Always use a rigid tripod
with a good quality head. This is even more important in
windy conditions as minor vibrations can result in a
loss of sharpness. If you are
shooting several images to composite together then avoid touching
the lens or any filters on it in case you move the camera and DO NOT re
focus or adjust the zoom.
Minimise camera vibration
by using as many of the following methods as possible:
(a) Always use 'mirror lockup' up
if your camera has this facility.
(b) Use a cable release to start and stop
exposures when using the B (Bulb) setting, or for that matter, even
to trigger your exposures at shorter shutter speed. If you don't have a cable release then use the self timer,
or preferably the mirror lockup function in combination with the
self timer. Never activate the shutter with your finger as this
moves the camera, no matter how rigid the tripod.
(c) If your camera has a Silent Mode whilst in Live View
then this should be used to open the first shutter
curtain before the start of the actual exposure and
thereby reducing vibration even further.
Use the lowest ISO you can
for the given circumstances. This isn't just to reduce
noise but to improve the resolution and sharpness of the
image itself. Shooting at high ISO's may certainly give
you useable images with very low noise but they will
almost certainly be less sharp than if shot at a lower
ISO and possibly with less shadow detail depending on
the camera used. Using 'long exposure noise
reduction' is not recommended because this doubles the exposure time (a second exposure
identical to the first one takes place automatically and random
noise is identified and removed by the camera). Noise isn't really an issue if you use
a relatively low ISO in the first place however once exposures become very long,
longer than a few minutes, noise issues may start to
Always shoot RAW because you'll have
much more flexibility later to adjust exposure and colour balance.
Never forget rule number 4
Focusing at night can be difficult
but is critical to achieving a successful image. For
film users or cameras without Live View an eye piece magnifiers such as the
'Canon Angle Finder C' (for the Canon users) is very useful for
achieving accurate focus. Live View is ideal and should be used
whenever possible as it will ensure accurate focus in
the most difficult circumstances. Use a torch,
mobile phone etc, to light the part of the car you
are using to focus. Get close with the torch if needed. Focus manually. Don't use Auto Focus.
Use a lens that performs well in high
contrast conditions and which has excellent flare resistance. Most
modern lenses which are designed for use with digital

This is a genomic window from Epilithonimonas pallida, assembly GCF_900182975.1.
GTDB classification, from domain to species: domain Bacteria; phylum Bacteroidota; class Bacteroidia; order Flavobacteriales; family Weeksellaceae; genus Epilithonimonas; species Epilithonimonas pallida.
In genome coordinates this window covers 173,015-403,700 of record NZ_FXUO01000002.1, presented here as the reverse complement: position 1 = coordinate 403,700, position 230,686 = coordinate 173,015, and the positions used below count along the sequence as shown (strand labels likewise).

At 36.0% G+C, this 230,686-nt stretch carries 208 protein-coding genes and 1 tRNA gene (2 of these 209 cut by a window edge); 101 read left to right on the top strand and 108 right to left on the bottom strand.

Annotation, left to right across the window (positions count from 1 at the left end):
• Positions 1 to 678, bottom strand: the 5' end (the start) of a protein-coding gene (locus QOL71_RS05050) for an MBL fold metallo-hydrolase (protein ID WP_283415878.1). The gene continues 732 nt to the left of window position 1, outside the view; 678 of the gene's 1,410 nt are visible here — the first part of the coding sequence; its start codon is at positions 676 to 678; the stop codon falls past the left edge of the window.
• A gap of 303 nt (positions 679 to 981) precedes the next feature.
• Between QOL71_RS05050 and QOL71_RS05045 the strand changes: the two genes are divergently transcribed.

cameras have excellent flare resistance so flare is most
likely to cause problems with old, vintage or legacy
lenses. Also use
a lens hood at all times. You may even need to consider shading the
front of the lens with a cutter (a piece of card board or similar) as some times flare can be caused by
light sources which are not even visible in the viewfinder, that is,
just out of the shot.
Use the lens at an F stop where it
performs well, maybe f5.6-11, rather than just using it wide open.
Use a lens wide open if you really need to or if that is the effect
that you want but otherwise try to avoid it as most lenses perform
better stopped down a few stops from wide open. Be aware that the
image quality from most lenses starts to degrade when the lens is
stopped down further than approximately f11, eg f16 and smaller, due to
diffraction. You may have heard a lens described as being
'diffraction limited' at a particular f stop. All this means is that
image quality starts to degrade beyond that setting. In practice it's often best to avoid using apertures smaller than
f11-16, especially if it's just to extend the exposure time. It's
often better to use a neutral density filter to reduce light
entering a lens rather than stopping it down to f22 or f32. Not all
lenses perform poorly at such small apertures so it's best to test
your own lenses so that you know what you are in for.
Extra lens surfaces
increase the likelihood of flare so avoid using filters
such UV, Skylight or protective filters unless there's a
particular reason you think the lens might need extra protection.
Polarising filters work at night the same way they do in
daytime however the reduction in light may cause
significantly longer exposures as well as increasing the
incidence of flare, more so than UV or protective
filters because polarising filters have many more
Use the Histogram to determine the
exposure time. Start with an aperture and ISO setting and then play
with exposure times. You will always have blown out highlights such
as street lights, that's OK. You may also have shadows lacking in
detail, some times this can't be avoided but it may not be a
problem as it is dark and some parts of the image are simply black
anyway. Pick a happy balance and preferably shoot a 'bracket' of over
and under exposures as they can look better or worse when you see
them on a calibrated computer monitor. It's usually safest to err on
the side of overexposure, as long as you don't blow out
too many highlights, as this will usually give you the
most data to work with in a RAW file.
Be safe, watch your back
and try to avoid working alone at night.